Creating SAML Objects from Scratch
New SAML Objects are created through a builder class. This class is responsible for creating an object using some particular implementation and setting up some initial information such as element name and schema type.
XMLObjectBuilderstatic methods, you can lookup builders by element or QName, but each known type/element
Fooalso supports a type-safe
FooBuilderinterface that allows a single new object of that type to be created. You should use the static
FooBuilder::buildFoo()method unless you're building multiple instances. Then it's more efficient to ask for a const pointer to a builder and reuse it.
- If you're using the builder directly, invoke the appropriate
buildObject()method on the returned
FooBuilder. Normally the no-argument method is sufficient but other methods allow you to explicitly set the element name and schema type of the constructed object.
The following example demonstrates creating a SAML 1.1 Assertion from scratch. The exception handling code has been omitted here for readability.
A simpler way to build one object is below. This simply runs the same code internally along with the necessary casts. Builder lookup and casting is expensive, so you should do it yourself if you plan to reuse the builder.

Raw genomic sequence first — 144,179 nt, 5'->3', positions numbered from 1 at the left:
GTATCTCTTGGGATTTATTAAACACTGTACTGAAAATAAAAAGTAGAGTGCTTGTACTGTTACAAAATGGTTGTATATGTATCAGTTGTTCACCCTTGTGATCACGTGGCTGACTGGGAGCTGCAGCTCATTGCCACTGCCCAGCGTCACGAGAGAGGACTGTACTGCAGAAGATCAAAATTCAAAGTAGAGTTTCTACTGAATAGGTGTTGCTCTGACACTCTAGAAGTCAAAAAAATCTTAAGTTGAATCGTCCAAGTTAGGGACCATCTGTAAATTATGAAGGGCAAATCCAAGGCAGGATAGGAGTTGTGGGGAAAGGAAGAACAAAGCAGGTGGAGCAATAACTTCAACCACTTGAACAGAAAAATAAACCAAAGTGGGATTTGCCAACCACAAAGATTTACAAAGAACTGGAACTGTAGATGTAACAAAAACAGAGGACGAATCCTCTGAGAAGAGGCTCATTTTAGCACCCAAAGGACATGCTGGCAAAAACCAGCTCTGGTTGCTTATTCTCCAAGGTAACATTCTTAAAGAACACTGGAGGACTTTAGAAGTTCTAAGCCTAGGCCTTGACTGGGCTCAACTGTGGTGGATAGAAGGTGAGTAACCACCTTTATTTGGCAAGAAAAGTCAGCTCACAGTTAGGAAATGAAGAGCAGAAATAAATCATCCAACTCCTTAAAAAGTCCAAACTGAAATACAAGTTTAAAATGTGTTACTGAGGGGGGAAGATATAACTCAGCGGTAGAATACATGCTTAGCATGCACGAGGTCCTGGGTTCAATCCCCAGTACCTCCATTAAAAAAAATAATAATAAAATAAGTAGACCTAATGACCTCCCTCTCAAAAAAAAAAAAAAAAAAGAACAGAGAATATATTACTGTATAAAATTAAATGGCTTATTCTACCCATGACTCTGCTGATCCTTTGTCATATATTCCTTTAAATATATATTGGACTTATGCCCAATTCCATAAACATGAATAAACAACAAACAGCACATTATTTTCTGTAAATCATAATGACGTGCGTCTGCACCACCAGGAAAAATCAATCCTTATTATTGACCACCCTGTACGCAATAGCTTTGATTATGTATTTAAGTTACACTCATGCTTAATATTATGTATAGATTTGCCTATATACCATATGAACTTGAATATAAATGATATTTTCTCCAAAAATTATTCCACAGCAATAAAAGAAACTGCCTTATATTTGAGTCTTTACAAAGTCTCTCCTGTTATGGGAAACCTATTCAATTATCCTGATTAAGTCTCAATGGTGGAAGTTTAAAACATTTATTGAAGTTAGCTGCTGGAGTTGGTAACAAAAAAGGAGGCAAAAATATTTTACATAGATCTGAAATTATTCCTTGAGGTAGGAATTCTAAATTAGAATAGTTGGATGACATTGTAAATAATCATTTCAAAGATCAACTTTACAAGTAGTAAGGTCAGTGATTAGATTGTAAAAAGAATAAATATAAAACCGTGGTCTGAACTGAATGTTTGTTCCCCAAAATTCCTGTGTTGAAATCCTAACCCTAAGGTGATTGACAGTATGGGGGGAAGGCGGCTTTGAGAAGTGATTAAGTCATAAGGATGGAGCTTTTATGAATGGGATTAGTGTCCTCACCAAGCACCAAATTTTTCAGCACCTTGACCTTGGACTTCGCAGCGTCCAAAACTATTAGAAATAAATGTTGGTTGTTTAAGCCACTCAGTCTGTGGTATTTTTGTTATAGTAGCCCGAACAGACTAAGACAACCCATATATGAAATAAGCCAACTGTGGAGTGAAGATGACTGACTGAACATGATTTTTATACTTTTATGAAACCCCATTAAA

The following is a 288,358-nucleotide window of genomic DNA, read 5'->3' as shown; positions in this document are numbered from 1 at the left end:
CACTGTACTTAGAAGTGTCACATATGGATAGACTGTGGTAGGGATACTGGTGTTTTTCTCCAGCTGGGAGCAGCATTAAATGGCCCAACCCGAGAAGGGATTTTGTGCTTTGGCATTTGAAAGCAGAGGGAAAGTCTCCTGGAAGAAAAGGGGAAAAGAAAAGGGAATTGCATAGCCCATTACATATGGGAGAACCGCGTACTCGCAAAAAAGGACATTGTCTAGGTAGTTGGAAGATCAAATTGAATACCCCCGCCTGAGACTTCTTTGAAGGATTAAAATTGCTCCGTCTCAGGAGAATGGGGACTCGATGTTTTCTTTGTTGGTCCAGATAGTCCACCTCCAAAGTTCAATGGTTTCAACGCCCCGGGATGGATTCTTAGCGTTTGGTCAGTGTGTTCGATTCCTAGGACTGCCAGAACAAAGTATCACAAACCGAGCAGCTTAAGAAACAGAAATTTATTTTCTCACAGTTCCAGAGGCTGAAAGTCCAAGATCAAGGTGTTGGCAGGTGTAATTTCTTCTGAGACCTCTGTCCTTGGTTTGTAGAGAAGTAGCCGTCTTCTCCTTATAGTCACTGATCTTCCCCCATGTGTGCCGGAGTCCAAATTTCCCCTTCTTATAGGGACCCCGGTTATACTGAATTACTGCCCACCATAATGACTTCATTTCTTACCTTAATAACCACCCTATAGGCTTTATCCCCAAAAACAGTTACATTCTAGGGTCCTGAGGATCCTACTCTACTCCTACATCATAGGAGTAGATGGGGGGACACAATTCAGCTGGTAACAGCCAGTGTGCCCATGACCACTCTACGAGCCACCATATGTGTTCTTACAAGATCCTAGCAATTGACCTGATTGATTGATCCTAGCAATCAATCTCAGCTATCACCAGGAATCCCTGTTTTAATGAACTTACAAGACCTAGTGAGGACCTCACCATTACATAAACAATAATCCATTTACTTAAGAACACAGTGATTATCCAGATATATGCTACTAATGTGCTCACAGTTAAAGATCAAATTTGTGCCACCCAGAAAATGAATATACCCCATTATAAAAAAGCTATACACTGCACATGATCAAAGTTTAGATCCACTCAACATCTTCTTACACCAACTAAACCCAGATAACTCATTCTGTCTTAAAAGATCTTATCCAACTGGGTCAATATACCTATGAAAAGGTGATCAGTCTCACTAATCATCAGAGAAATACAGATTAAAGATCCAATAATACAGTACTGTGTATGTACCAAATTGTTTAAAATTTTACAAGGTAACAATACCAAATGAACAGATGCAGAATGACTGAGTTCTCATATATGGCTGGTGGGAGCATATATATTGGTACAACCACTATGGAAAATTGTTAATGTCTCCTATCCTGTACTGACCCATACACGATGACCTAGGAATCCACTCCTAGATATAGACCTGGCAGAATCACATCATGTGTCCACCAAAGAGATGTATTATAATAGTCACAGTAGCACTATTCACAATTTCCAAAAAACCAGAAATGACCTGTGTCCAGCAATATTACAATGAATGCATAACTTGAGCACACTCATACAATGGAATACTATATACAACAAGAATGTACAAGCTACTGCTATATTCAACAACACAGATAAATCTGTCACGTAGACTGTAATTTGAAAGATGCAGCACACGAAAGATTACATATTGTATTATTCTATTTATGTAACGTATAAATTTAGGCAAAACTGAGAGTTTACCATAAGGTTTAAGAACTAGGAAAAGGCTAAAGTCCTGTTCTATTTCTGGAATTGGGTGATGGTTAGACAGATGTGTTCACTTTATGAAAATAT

This more advanced example uses the schema type name and builds an element of the Assertion schema type but with a different name in a different name space. You might do this to reuse an assertion's content model in some other element that permits it. Note that this doesn't nest an assertion inside that element, it literally gives you an assertion with a different root element name.
Note that string literals cannot be used in C++ because only the UTF-16 encoding is supported by Xerces natively. More about this in the OSTwoUsrManCPPStrings topic.
Additional Building Information
- While every type-specific FooBuilder has a no-argument buildObject method and a static
buildFoomethod, the more generic XMLObjectBuilder interface does not have this method. That's why the additional casting is needed.
- Builders are thread-safe and stateless. You may use an instance to create any number of objects.